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Immigration Reform Goes Local

April 27, 2014
Plain English Version

Discretion DropThe U.S. state governments are said to be “laboratories of democracy.” This means that states can try things, such as marriage equality, before the federal government does so.

Immigration reform is a good example of states in action. Some states have passed laws against undocumented immigrants. For example, Arizona and Alabama ordered the police to hold undocumented residents for no apparent reason. They made it harder for undocumented immigrants to work and to own things. They made it harder for their kids to go to school.

Other states have passed laws that help the undocumented. California, New York and Illinois have been in the forefront. They offer entry to state colleges. They are moving to issuing driver’s licenses. They provide access to legal counsel.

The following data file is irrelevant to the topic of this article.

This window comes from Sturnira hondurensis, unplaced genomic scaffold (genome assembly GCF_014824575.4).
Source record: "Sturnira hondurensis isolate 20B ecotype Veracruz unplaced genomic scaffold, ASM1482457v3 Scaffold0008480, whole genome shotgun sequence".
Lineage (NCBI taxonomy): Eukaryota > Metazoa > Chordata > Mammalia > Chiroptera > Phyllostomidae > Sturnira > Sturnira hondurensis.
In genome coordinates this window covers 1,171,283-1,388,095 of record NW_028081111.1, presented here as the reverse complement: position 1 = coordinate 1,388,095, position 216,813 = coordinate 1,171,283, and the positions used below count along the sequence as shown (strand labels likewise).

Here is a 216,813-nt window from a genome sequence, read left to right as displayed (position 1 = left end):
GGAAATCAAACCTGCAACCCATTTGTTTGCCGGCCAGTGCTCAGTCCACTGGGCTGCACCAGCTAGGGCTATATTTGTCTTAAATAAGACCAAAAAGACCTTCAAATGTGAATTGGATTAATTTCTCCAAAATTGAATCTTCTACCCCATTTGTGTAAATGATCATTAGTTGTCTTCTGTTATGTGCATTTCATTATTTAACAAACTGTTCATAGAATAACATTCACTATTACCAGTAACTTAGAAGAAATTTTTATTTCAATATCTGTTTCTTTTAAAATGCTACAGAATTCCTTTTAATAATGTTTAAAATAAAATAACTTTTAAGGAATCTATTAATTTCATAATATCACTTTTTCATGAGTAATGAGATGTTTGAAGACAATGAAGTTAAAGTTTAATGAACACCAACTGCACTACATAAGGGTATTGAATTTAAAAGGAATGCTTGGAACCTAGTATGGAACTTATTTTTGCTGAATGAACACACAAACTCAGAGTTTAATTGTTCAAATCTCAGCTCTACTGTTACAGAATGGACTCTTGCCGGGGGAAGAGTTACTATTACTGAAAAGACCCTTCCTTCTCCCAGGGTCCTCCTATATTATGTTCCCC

Documents issued by ICE (Immigration and Customs Enforcement) are called “detainers.” Detainers are part of the Secure Communities program.  Fingerprints of people booked by police are matched against federal information.

Local sheriffs are directed to hold people who ICE thinks are violating immigration laws or who have committed crimes. Police are ordered to hold them for up-to 48 hours.

ICE may think this person is a criminal.

Now a federal judge in Oregon has ruled that the detainers cannot be used to hold undocumented immigrants for no apparent reason. The judge said these detainers are not warrants or legal documents. The Sheriffs in Oregon said they would no longer enforce them.

An expert said, “The courts are finding detainers just a piece of paper.”

The Oregon ruling may affect many other places in the nation. Across the country there is a feeling that the use of detainers should be very limited. For example, the mayor of Philadelphia instructed his police to not hold people if there was only a detainer.

This is another example of our federal–state system in action.

Source: The New York Times                                                                                     April 18, 2014

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